Table 1 List of the dsRNA segments of Penicillium chrysogenum virus (PcV), with their size (bp), calculated size of their encoded proteins and function
Size of encoded protein (Da)b
Function of protein
128,548 (1117 aa)
108,806 (982 aa)
101,458 (912 aa)
94,900 (847 aa)
a Size determined by sequencing full-length cDNA clones of the indicated genome segments.
b Size determined from the predicted aa sequences derived from full-length cDNA clones of the indicated genome segments; The number of aa residues in the encoded viral proteins are placed in parentheses.
The capsids are made up of a single major polypeptide species (110–112 kDa). Virion-associated RNA polymerase activity is present.
PcV has a multipartite genome comprising four unrelated linear dsRNA segments (Figure 2). Each is monocistronic; dsRNA-1 codes for the RdRp and dsRNA2 codes for the major CP. Although the proteins P3 and P4, coded for by dsRNA-3 and dsRNA-4, respectively, are of unknown function, protein database searches reveal that PcV P3 sequence shares a “phytoreo S7 domain” with a family consisting of several phytoreovirus P7 proteins known to be viral core proteins with nucleic acid binding activities. Interestingly, the N-terminal regions of PcV P3 (and corresponding P3 proteins of other chrysoviruses listed in Tables 2 and 3) share significant sequence similarity with comparable N-terminal regions of the putative RdRps encoded by chrysovirus dsRNA1s. The PcV P4 (and comparable proteins of other chrysoviruses) contains the motifs that form the conserved core of the ovarian tumor gene-like superfamily of predicted cysteine proteases.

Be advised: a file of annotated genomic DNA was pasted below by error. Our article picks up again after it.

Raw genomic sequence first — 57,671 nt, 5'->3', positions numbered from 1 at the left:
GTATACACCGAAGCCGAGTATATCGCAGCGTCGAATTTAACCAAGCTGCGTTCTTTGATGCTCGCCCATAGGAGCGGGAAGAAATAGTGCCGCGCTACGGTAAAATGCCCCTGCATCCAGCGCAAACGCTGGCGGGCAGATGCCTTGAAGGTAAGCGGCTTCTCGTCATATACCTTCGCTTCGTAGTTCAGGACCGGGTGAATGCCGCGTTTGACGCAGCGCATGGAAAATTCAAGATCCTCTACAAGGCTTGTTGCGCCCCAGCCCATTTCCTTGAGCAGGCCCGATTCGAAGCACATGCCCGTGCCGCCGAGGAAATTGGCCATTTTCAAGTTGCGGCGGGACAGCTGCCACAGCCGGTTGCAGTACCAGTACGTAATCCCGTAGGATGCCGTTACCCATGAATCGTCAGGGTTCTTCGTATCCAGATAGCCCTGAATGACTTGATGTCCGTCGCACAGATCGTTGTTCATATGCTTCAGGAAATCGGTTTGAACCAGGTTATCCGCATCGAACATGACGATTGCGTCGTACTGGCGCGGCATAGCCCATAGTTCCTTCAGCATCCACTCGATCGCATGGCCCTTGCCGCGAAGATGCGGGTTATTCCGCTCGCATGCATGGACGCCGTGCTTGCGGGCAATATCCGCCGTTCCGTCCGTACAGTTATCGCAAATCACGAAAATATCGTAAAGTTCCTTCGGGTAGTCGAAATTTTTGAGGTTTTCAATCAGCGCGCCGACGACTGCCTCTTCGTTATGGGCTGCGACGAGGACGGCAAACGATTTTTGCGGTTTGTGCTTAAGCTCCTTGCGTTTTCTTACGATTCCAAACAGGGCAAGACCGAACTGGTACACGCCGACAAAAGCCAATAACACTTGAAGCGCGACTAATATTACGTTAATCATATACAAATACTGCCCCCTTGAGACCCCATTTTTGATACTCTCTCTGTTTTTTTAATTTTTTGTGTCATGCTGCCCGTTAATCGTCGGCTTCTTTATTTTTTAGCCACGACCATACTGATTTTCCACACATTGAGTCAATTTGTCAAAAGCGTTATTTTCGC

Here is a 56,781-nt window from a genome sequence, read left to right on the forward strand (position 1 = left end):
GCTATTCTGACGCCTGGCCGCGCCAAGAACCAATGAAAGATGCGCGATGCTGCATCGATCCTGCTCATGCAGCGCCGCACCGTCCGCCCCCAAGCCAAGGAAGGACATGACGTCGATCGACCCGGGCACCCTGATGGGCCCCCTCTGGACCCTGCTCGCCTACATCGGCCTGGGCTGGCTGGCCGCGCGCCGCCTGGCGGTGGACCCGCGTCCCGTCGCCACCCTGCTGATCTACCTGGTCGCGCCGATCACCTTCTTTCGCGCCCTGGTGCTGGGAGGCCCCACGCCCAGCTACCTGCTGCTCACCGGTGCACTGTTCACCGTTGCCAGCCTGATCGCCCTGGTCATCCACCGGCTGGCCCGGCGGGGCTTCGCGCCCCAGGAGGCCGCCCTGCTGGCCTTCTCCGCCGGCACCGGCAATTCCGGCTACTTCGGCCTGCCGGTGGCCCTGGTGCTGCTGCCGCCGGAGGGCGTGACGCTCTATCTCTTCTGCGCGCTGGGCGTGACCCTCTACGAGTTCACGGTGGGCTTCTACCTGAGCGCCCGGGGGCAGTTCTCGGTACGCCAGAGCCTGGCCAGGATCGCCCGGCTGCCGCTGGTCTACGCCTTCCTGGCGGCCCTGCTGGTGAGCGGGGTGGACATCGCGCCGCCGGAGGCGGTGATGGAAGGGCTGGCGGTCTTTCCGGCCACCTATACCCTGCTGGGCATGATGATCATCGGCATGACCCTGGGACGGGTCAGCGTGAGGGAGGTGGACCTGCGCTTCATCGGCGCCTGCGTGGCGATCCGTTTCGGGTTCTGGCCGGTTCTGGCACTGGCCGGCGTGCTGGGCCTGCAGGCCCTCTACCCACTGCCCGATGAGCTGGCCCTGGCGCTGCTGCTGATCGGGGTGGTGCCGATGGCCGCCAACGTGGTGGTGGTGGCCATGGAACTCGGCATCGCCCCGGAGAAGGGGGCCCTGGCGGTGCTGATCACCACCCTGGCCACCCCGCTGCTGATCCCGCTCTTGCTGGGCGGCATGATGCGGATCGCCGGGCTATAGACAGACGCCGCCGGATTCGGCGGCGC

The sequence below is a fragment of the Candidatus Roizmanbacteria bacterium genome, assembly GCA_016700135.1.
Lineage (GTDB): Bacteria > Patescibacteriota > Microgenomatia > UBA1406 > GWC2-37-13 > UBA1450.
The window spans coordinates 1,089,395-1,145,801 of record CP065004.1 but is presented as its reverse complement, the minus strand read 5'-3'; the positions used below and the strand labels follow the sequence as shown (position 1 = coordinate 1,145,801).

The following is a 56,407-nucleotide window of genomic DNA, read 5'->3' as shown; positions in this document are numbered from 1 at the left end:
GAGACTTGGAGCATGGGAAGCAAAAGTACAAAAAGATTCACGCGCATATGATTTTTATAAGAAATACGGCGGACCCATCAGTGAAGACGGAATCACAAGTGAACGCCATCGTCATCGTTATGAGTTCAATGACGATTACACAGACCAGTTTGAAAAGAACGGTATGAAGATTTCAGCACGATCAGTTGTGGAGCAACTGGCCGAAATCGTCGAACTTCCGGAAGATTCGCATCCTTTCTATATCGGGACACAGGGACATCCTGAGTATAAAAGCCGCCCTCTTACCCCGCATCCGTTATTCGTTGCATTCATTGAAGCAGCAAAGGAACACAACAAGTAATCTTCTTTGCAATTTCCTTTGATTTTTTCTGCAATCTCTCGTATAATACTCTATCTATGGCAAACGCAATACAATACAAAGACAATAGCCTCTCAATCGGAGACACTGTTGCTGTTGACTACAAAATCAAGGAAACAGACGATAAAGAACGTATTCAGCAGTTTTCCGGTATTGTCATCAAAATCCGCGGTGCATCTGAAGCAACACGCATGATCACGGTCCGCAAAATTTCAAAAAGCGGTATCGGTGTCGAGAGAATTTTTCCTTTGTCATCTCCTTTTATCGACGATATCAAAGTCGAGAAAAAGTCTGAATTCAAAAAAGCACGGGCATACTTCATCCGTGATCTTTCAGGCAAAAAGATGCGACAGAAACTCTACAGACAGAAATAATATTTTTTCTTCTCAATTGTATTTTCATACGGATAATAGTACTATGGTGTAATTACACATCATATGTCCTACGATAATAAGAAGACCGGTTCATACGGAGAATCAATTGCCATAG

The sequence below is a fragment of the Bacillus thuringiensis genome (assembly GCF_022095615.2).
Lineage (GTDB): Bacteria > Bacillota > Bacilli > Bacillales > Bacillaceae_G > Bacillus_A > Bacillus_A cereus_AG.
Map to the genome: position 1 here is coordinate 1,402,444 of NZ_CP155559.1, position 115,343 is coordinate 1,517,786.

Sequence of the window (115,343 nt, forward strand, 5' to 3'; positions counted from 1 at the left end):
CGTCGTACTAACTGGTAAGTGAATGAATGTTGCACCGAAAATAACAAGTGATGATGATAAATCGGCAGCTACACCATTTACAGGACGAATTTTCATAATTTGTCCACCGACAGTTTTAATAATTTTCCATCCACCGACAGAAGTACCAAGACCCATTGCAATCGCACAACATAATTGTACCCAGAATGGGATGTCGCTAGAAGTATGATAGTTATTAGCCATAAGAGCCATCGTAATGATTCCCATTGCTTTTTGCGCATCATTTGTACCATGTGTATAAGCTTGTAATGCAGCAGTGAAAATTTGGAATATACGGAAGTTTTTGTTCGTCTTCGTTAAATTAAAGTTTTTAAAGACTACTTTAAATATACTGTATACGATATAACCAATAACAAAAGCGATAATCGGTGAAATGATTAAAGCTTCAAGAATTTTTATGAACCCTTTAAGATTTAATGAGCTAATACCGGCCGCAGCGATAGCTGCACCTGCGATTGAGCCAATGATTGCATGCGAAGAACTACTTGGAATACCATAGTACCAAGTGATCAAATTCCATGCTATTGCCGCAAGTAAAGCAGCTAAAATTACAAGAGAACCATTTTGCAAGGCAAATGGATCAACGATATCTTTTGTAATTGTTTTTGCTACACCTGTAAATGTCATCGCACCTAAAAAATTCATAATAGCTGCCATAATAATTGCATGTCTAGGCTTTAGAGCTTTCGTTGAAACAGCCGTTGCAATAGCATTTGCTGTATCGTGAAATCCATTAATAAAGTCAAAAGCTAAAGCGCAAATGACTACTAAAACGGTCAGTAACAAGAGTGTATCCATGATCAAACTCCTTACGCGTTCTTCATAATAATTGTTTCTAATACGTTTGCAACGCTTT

Assignment of numbers 1–4 to PcV dsRNAs was made according to their decreasing size. Following the same criterion used for PcV, the dsRNAs associated with other chrysoviruses including Helminthosporium victoriae virus 145S (HvV145S), cherry chlorotic rusty spot associated chrysovirus (CCSRACV), Amasya cherry disease associated chrysovirus (ACDACV) and Cryphonectria nitschkei chrysovirus 1 (CnV1) (see below) were accordingly assigned the numbers 1–4. Sequence comparisons, however, indicated that dsRNAs 3 of Hv145SV, CCSRACV, ACDACV and CnV1 are in fact the counterparts of PcV dsRNA4 rather than dsRNA3. Likewise, dsRNA4 of these four chrysoviruses are the counterparts of PcV dsRNA3. Since PcV was the first chrysovirus to be characterized at the molecular level and to avoid confusion, the protein designations P3 and P4 as used for PcV are adopted and referred to as chryso-P3 and chryso-P4. Thus, whereas the chryso-P3 protein represents the gene product of PcV dsRNA3, it comprises the corresponding gene product of HvV145S dsRNA4, and so on.
The virion-associated RdRp catalyzes in vitro end-to-end conservative transcription of each dsRNA to produce mRNA by a conservative mechanism. Virions accumulate in the cytoplasm.